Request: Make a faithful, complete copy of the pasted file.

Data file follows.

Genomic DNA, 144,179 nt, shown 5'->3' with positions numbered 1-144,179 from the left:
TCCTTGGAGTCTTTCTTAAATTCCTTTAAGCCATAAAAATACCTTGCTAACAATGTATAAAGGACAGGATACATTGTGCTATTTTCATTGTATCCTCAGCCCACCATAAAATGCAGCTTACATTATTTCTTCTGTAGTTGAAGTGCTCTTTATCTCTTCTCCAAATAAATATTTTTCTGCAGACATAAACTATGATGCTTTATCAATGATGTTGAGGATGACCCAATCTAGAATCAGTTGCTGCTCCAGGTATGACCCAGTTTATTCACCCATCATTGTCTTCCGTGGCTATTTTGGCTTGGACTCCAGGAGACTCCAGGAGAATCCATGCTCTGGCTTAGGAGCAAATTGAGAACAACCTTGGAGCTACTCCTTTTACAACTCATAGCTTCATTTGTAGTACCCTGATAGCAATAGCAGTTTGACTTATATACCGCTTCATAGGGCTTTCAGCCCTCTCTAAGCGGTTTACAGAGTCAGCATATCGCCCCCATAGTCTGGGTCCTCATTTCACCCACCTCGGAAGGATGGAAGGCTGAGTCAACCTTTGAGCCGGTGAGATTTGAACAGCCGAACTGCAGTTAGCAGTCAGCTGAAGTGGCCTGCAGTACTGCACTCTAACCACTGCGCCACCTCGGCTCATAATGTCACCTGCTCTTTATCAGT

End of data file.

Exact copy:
Genomic DNA, 144,179 nt, shown 5'->3' with positions numbered 1-144,179 from the left:
TCCTTGGAGTCTTTCTTAAATTCCTTTAAGCCATAAAAATACCTTGCTAACAATGTATAAAGGACAGGATACATTGTGCTATTTTCATTGTATCCTCAGCCCACCATAAAATGCAGCTTACATTATTTCTTCTGTAGTTGAAGTGCTCTTTATCTCTTCTCCAAATAAATATTTTTCTGCAGACATAAACTATGATGCTTTATCAATGATGTTGAGGATGACCCAATCTAGAATCAGTTGCTGCTCCAGGTATGACCCAGTTTATTCACCCATCATTGTCTTCCGTGGCTATTTTGGCTTGGACTCCAGGAGACTCCAGGAGAATCCATGCTCTGGCTTAGGAGCAAATTGAGAACAACCTTGGAGCTACTCCTTTTACAACTCATAGCTTCATTTGTAGTACCCTGATAGCAATAGCAGTTTGACTTATATACCGCTTCATAGGGCTTTCAGCCCTCTCTAAGCGGTTTACAGAGTCAGCATATCGCCCCCATAGTCTGGGTCCTCATTTCACCCACCTCGGAAGGATGGAAGGCTGAGTCAACCTTTGAGCCGGTGAGATTTGAACAGCCGAACTGCAGTTAGCAGTCAGCTGAAGTGGCCTGCAGTACTGCACTCTAACCACTGCGCCACCTCGGCTCATAATGTCACCTGCTCTTTATCAGT